I lost it now. I was crying and panicking, not knowing what to do. I was about to be roasted. The delivery guy was also nowhere to be seen. I could not have him entering after the guests. I was supposed to be cooking. Hubby called up bua ji and was told that they would reached after fifteen minutes.
I then called the restaurant and was informed that the delivery guy had already left. Crossing my fingers and praying to the Almighty, I changed my clothes and dressed in traditional salwar suit for welcoming the guests. Twenty minutes and five calls later, the delivery boy was still nowhere in sight. The doorbell rang and I almost skipped a beat. It was Bua ji and her cavalry. I was at my wit’s end. It must be karma, I thought! I must have done something to deserve this. I took a deep breath and began the cycle of pranaams and pairi paunas.
Let me tell you here that NRI Punjabis are a very different class. If we Punjabis are loud, the NRIs among us are stylishly  loud. They do everything we do, they just add ‘s’ and an accent to everything.
‘Main bauhat hungry haan beta. Lunch ready haiga?’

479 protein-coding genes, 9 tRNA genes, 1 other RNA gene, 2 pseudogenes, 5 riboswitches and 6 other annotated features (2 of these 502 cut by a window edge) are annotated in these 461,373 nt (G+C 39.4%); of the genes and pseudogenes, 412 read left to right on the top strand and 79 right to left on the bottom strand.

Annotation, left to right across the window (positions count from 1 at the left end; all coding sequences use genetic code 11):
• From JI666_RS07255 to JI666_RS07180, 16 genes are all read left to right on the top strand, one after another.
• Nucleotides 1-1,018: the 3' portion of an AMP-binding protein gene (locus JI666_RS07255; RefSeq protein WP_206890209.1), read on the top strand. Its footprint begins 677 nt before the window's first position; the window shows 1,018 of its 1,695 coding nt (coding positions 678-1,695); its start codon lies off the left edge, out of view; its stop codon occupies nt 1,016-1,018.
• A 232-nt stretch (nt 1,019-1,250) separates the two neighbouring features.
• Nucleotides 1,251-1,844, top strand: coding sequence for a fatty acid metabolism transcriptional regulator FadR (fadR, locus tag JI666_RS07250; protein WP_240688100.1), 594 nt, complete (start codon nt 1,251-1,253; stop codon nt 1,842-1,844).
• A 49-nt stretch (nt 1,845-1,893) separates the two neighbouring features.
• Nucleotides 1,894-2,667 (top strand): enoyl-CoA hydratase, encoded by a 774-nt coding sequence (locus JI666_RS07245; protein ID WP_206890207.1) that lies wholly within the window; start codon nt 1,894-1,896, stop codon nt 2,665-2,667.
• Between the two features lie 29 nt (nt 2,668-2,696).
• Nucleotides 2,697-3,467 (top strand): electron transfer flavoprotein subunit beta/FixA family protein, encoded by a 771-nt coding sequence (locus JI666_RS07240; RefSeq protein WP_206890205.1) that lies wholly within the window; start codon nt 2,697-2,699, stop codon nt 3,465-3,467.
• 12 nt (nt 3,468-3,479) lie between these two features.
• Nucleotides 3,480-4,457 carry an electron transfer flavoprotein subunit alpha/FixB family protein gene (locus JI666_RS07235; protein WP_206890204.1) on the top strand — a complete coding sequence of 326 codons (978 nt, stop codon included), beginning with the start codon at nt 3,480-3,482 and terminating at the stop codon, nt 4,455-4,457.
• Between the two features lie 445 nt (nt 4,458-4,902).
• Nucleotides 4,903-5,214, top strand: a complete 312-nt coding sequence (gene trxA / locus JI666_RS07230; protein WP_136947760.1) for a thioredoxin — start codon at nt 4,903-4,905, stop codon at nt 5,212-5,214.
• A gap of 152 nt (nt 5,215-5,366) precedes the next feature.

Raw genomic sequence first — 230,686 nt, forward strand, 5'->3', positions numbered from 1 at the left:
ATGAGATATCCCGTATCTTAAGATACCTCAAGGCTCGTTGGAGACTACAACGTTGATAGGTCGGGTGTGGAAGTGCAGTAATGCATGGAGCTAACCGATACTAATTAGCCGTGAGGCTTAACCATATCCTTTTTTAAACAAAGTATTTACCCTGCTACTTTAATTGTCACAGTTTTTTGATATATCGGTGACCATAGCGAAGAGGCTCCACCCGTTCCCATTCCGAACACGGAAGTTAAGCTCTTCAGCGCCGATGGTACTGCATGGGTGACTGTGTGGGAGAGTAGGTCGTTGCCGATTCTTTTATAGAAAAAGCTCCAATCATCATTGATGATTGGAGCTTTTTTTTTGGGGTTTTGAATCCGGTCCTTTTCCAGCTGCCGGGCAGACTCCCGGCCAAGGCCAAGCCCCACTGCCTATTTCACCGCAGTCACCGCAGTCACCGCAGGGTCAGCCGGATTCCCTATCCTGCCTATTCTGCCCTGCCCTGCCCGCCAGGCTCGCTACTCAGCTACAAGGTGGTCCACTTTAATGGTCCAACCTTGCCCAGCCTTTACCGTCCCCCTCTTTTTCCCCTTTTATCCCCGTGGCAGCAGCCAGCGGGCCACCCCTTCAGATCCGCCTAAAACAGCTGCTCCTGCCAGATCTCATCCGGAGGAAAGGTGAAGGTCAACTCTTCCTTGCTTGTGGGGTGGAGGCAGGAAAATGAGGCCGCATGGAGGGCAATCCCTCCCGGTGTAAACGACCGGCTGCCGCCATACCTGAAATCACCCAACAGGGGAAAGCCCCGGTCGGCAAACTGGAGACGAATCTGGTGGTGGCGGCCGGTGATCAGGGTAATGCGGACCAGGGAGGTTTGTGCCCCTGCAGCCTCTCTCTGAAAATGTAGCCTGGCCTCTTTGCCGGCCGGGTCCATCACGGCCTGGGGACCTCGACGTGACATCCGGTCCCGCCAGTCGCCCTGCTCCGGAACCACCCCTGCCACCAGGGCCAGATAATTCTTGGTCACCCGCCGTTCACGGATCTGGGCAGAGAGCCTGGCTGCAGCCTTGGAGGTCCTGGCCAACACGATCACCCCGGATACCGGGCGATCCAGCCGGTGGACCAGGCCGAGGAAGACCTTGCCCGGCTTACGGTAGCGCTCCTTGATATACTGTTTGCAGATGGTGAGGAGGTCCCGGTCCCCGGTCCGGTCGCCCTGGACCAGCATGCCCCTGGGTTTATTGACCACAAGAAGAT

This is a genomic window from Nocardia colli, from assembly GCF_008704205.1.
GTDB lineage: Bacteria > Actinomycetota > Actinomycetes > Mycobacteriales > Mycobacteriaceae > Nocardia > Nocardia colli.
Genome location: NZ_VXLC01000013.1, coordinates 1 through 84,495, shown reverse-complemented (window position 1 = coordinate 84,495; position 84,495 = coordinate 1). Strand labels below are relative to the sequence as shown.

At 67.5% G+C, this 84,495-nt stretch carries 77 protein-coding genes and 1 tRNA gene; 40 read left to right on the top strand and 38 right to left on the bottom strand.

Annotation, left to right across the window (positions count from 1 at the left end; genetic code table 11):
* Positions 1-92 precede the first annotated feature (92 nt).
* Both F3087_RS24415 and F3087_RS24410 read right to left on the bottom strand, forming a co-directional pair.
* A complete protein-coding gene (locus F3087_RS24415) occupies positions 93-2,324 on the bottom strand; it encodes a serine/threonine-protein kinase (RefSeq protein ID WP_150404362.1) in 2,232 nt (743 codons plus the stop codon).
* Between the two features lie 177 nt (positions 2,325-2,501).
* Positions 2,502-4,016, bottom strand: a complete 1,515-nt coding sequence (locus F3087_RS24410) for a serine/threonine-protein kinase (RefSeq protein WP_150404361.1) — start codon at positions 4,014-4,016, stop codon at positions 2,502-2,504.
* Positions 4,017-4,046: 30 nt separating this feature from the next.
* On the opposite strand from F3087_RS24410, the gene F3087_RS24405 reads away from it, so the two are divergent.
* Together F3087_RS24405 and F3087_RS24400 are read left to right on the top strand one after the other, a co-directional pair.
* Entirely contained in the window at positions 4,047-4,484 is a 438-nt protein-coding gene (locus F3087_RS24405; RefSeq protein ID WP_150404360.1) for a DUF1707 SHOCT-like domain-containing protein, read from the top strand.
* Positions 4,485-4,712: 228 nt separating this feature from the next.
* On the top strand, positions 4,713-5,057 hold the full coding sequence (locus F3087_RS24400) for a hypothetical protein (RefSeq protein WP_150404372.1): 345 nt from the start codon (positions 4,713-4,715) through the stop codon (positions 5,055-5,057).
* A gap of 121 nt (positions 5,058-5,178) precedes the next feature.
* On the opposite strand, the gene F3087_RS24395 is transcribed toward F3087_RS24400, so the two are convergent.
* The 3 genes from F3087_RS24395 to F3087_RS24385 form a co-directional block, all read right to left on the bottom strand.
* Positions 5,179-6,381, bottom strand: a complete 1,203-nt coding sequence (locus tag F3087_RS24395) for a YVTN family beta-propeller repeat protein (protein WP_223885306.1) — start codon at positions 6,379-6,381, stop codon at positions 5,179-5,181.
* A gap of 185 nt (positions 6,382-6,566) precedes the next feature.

I smiled again and nodded, absolutely clueless about what to do. My husband looked at me. Now he seemed upset too and that freaked me out all together. I excused myself and went to the kitchen.
What was I going to serve them?
It was embarrassing.
I went out to serve tea and gestured at my husband to come and have a word. I told him that the only way out was to speak the truth and take the guests out for lunch. He agreed. Just as he was about to leave the kitchen, I saw through the kitchen window a delivery boy park his bike downstairs. He seemed God-sent(I wasn’t giving credit to the idiot restaurant owner). How was I going to get the stuff inside without the guests knowing it?
I had an idea. I called up the lady who lives downstairs and also happens to be a good friend. The delivery boy took out the packets from his bag.
‘Hi! Leave everything and just receive the order that has come. The boy is about to climb the stairs.’ I whispered into the phone.
‘What?’ she was puzzled.
‘Just do it. Will explain later.’
She must have understood as the bell did not ring and I saw the delivery guy leave sans the packets.
Now I had to sneak out and get the food.
I thought leaving matter-of-factly would be least suspicious.
As soon as I stepped out, bua ji called.
‘Where going beta ji? Come sit with me and gallan karo.’
I had to go.
‘Just coming bua ji. Two of my casseroles are with the neighbour. Just getting them.’ I made it up so spontaneously that I was proud of myself.
She was convinced.’ People don’t return things nowadays. Learn to say no to undeserving people. You are so bholi-bhali’. I nodded and left.